In 2017, Cooley was sanctioned by the American Bar Association for violating the ABA requirement that schools only admit students who appear capable of earning a Juris Doctor degree and passing a bar exam. The ABA announced in April 2018 that the school was now in compliance with the ABA standards for admissions, the sanction was lifted. Cooley offers clinical programs at each campus. Students who participate in any of the Michigan clinics are allowed to practice law in Michigan under the Michigan Court Rules by representing clients in court, drafting client documents, giving legal advice under the supervision of faculty; the Innocence Project is nationally recognized in the United States for helping free persons wrongfully incarcerated by obtaining DNA evidence and providing pro bono legal advocacy to overturn their convictions - Cooley's Innocence Project clinic has contributed to overturning four convictions. Cooley offers an elder law clinic, Sixty Plus, Inc. which provides free legal services to senior citizens, as well as two Public Defender's clinics, which allow students to work in the Public Defender’s office with indigent clients who are accused of committing a crime.
The Access to Justice Clinic provides a general civil practice, focusing on consumer law. Free legal help in family law and domestic violence matters is offered at the Family Legal Assistance Project. Evening and weekend students can gain experience in the Estate Planning Clinics or the Public Sector Law Project, which provides civil legal services of a transactional, legislative or systemic nature to governments. Cooley offers externships throughout the United States at over 2600 approved externship sites. Student externs work under the supervision of experienced attorneys, with the guidance of full-time faculty. Cooley has a library at each of its five campuses. Legal research can be conducted at the libraries through a variety of media, including print and multimedia sources. Reference librarians are present at each campus; the libraries have a total of about 60 staff. CoolCat is the online library catalog; the Cooley libraries collectively house 670,000 volumes with an annual growth rate of more than 17,000 volumes.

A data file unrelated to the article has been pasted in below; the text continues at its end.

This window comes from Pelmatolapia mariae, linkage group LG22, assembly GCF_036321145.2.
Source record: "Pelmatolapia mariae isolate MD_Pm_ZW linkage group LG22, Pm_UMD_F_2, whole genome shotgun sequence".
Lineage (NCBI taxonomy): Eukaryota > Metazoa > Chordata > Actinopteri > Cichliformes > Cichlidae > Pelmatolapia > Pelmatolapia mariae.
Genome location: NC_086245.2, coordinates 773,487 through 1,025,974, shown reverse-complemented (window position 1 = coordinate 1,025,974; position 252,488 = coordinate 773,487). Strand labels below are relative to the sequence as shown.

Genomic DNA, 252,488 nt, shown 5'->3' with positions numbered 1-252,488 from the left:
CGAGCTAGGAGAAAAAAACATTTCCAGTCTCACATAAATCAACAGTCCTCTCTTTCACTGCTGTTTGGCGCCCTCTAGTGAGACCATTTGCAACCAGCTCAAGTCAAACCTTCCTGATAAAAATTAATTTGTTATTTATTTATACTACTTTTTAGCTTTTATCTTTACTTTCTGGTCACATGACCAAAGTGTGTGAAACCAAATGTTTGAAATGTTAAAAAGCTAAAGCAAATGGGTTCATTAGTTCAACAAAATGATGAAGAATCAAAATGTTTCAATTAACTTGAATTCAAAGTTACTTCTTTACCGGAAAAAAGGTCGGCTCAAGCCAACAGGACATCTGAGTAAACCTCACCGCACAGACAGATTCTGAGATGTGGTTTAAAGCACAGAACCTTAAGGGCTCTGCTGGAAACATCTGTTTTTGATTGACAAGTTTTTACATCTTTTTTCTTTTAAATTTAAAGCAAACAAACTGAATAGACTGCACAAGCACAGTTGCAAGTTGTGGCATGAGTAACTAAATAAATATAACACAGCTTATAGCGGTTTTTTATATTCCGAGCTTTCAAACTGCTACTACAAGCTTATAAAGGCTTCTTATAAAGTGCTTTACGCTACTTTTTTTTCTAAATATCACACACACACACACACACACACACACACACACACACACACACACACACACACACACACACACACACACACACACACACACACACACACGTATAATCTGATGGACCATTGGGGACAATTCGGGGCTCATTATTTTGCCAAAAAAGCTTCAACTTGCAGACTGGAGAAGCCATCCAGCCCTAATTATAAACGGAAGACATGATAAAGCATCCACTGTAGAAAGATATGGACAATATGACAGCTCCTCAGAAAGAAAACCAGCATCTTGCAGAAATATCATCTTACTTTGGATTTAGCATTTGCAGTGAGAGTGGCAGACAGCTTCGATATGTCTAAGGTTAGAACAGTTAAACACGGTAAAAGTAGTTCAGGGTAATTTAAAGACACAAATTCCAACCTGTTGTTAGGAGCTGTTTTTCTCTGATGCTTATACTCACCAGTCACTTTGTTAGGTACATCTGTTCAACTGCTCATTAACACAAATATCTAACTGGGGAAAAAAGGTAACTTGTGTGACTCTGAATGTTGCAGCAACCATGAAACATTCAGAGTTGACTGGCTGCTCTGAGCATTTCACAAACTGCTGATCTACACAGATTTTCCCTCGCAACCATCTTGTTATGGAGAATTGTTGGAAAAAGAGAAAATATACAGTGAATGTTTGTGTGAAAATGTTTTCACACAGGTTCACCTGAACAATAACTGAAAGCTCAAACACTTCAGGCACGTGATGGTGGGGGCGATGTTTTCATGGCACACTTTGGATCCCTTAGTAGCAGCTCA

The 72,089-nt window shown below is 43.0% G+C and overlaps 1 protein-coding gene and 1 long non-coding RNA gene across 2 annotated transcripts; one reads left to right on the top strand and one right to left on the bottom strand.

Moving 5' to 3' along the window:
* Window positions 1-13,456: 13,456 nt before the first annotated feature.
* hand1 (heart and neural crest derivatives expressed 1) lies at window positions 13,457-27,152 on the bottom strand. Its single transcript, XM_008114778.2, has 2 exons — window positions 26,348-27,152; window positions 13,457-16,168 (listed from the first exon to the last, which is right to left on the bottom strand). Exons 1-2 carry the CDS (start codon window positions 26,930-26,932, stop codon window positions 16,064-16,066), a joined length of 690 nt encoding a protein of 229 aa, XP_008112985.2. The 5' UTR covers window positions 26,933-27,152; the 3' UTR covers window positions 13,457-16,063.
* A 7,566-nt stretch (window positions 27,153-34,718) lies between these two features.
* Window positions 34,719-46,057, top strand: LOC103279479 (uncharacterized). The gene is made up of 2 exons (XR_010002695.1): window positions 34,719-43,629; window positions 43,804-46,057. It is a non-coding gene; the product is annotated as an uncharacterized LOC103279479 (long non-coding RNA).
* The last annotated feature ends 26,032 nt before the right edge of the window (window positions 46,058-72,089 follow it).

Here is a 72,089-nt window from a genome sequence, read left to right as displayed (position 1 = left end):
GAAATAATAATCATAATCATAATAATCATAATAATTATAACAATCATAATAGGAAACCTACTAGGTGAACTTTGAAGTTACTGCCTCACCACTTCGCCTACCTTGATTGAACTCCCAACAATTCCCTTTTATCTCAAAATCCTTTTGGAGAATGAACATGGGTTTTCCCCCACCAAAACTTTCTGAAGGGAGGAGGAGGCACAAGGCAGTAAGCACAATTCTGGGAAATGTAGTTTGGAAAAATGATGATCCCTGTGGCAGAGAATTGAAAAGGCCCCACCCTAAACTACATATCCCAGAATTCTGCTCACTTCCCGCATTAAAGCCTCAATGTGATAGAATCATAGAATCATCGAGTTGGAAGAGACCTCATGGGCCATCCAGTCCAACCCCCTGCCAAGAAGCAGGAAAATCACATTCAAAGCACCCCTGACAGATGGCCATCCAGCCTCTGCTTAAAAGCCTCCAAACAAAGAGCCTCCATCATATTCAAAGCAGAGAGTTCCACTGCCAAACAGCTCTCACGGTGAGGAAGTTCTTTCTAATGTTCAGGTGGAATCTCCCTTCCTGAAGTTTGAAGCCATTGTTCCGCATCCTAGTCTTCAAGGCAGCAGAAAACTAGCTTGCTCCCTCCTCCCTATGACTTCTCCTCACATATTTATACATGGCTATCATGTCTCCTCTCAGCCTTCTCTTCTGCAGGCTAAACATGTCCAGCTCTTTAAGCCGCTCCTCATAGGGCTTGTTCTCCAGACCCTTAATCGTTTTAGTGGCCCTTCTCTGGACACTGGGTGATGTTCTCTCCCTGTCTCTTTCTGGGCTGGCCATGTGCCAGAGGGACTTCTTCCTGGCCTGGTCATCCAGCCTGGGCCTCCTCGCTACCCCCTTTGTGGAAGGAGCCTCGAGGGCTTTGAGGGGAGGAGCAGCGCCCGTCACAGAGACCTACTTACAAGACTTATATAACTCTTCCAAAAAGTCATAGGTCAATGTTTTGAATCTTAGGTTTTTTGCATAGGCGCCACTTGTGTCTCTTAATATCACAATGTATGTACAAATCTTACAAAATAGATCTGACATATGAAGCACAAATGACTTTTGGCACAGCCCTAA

Cooley Law has a reciprocal agreement with both Western Michigan University and Oakland University allowing access to the materials in each institution's collections. Cooley's Latin motto, In corde hominum est anima legis, was written in the 1970s by its founder, former Michigan Supreme Court Chief Justice Thomas E. Brennan. Brennan had described the meaning as "the spirit of the law is in the heart of man"; the total cost of attending Cooley for the 2017-18 academic year was between $69,104 and $70,134, depending on the campus. In recent years, the average school bar passage rate has been about 50%. 53% of graduates passed the Michigan bar exam on their first attempt in July 2017, below the 83% average for other Michigan law schools. The average school bar passage rate was 51.86% in 2015, 52.73% in 2014, 51.45% in 2013. Cooley
Democratic Party (United States)